The state of New Jersey was billed $1.1 million by the law firm that conducted the internal review of the George Washington Bridge scandal, according to NJ.com. The bill is for work performed through the month of January, from January 12 to January 31. This means that the bill could swell well past $1.1 million. The law firm hired to conduct the review, at Governor Chris Christie’s request, was Gibson Dunn & Crutcher.
A letter sent to Jeffrey Jacobson, the head of the state’s Division of Law, an attorney from Gibson Dunn said that it billed the state an hourly rate of $350. This is less than the $650 rate originally agreed upon for the investigation.
Alexander Southwell is the Gibson Dunn attorney who wrote the letter. Southwell said that the firm went with the lower rate because the “volume of work and related costs on this matter have far exceeded what was originally anticipated, not only in terms of the scope of the internal review, but also in terms of the broad subpoenas to which the Governor’s office has had to respond from both the U.S. Attorney’s office and the Select Committee on Investigation.”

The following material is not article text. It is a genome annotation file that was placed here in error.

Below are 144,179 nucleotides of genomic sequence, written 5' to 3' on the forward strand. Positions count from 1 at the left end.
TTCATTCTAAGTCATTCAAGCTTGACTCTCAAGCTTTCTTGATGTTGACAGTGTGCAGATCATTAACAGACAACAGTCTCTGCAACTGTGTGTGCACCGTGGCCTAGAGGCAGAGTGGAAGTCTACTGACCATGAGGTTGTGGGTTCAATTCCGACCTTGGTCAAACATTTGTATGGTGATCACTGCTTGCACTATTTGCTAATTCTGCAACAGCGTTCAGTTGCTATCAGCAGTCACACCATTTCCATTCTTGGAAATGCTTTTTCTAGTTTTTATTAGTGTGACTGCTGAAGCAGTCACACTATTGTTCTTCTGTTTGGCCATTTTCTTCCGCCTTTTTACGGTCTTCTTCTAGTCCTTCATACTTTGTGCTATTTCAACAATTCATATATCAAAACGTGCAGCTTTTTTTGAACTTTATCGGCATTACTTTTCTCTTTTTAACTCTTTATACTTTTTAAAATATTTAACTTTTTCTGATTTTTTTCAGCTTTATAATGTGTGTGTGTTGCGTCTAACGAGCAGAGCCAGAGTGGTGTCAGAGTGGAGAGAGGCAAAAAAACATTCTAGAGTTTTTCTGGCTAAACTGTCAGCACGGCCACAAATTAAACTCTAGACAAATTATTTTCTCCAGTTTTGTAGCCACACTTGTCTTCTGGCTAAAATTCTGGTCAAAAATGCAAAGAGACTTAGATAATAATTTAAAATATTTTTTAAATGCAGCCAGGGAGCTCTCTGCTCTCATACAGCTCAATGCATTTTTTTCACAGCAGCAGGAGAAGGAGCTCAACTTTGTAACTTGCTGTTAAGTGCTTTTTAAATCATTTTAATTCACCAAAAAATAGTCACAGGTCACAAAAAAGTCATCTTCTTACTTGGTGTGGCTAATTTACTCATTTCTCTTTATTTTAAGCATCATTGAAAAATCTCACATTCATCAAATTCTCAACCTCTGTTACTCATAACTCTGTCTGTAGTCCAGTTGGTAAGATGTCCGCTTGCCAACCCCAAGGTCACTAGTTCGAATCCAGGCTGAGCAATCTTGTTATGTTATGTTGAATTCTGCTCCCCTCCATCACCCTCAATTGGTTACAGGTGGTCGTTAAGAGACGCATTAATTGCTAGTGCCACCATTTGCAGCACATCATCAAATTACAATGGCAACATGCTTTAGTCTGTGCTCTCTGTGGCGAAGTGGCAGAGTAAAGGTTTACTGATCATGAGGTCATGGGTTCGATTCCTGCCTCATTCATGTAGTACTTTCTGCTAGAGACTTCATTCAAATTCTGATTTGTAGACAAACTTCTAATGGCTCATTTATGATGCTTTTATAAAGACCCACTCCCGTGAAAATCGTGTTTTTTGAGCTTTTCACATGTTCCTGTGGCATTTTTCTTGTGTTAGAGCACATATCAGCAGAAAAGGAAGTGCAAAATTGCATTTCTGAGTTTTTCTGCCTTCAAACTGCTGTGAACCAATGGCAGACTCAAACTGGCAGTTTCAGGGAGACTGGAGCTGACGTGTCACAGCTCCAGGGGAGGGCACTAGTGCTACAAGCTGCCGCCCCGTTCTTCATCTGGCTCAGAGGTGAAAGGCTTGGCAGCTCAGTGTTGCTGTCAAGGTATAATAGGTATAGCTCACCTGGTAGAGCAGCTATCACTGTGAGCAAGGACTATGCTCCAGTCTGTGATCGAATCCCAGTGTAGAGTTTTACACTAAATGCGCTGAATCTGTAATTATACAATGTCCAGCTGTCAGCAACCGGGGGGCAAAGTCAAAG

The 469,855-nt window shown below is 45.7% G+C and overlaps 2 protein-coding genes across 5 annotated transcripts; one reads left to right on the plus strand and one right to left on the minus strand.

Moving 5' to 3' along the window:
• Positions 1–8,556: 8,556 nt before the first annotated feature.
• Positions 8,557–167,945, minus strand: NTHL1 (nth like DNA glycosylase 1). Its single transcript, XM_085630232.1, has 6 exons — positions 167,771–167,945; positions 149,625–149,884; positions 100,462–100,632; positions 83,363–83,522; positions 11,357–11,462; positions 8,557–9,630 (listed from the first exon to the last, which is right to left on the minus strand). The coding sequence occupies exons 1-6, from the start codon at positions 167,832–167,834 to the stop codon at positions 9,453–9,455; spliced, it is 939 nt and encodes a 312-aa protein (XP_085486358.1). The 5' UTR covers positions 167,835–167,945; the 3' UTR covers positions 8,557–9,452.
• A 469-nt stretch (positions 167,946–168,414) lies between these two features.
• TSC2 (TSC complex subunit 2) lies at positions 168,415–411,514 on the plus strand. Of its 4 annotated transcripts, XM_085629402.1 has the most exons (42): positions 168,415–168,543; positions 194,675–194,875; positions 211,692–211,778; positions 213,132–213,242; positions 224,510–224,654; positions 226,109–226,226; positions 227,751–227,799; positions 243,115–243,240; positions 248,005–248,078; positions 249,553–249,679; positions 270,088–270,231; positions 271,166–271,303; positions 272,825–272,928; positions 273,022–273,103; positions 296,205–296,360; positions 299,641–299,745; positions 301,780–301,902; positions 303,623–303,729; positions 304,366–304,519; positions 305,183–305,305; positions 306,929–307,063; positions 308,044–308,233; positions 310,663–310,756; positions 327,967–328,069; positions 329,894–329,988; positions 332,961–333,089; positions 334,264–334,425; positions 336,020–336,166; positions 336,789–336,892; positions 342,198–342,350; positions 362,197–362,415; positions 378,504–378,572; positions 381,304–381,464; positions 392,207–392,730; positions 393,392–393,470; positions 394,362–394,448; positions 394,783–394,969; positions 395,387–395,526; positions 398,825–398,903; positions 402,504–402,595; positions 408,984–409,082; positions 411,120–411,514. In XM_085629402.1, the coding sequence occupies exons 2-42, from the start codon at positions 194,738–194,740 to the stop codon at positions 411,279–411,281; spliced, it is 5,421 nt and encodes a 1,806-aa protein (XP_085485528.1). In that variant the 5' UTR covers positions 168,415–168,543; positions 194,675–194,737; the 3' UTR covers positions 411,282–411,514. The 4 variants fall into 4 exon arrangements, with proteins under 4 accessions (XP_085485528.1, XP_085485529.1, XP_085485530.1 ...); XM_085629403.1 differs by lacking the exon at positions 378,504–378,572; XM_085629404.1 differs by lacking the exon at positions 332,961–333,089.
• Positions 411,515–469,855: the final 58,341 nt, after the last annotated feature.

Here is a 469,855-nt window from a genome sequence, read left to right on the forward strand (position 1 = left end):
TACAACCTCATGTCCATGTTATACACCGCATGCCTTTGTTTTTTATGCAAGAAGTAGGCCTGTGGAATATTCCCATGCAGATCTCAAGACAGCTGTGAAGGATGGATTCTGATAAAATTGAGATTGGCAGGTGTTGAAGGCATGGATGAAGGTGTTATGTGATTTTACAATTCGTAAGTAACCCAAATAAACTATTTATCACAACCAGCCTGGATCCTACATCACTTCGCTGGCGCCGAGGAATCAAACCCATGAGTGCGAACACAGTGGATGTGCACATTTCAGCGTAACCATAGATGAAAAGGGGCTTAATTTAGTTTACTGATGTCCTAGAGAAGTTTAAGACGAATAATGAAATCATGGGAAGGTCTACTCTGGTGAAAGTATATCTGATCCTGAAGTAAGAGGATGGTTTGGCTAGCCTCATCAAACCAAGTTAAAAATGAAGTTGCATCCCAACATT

The bill of $1,077,785.20 is split into $1,076,092 of attorney’s fees and $1,693.20 for photocopying. Southwell said the number is “barely half the amount of the indicated charges of more than two-million dollars to which our firm would have otherwise billed under the terms of our retention agreement.”
There was a total of 3,121.2 hours billed on the project by 38 employees.
Southwell noted in the letter that the firm will use the $350 rate to bill hourly work in future invoices. Southwell also said that the firm would continue to invoice using the same parameters for writing off hours worked by attorneys on any future bills. The governor’s office has not commented on the invoice.